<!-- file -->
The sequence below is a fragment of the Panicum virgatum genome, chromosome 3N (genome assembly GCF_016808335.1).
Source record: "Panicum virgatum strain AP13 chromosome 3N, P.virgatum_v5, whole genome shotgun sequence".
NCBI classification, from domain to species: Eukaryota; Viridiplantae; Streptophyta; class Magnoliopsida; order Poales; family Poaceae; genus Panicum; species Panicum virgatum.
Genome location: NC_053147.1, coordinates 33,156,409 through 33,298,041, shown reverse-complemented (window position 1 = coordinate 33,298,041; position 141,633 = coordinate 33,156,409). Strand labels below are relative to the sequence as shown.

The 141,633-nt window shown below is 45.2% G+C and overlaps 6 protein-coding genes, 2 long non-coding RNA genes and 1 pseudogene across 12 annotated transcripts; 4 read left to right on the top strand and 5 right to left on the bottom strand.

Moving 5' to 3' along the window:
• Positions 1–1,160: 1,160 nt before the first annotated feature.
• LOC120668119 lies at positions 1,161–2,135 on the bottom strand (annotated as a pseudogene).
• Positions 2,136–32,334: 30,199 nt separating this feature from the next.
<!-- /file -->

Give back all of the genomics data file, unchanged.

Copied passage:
The sequence below is a fragment of the Panicum virgatum genome, chromosome 3N (genome assembly GCF_016808335.1).
Source record: "Panicum virgatum strain AP13 chromosome 3N, P.virgatum_v5, whole genome shotgun sequence".
NCBI classification, from domain to species: Eukaryota; Viridiplantae; Streptophyta; class Magnoliopsida; order Poales; family Poaceae; genus Panicum; species Panicum virgatum.
Genome location: NC_053147.1, coordinates 33,156,409 through 33,298,041, shown reverse-complemented (window position 1 = coordinate 33,298,041; position 141,633 = coordinate 33,156,409). Strand labels below are relative to the sequence as shown.

The 141,633-nt window shown below is 45.2% G+C and overlaps 6 protein-coding genes, 2 long non-coding RNA genes and 1 pseudogene across 12 annotated transcripts; 4 read left to right on the top strand and 5 right to left on the bottom strand.

Moving 5' to 3' along the window:
• Positions 1–1,160: 1,160 nt before the first annotated feature.
• LOC120668119 lies at positions 1,161–2,135 on the bottom strand (annotated as a pseudogene).
• Positions 2,136–32,334: 30,199 nt separating this feature from the next.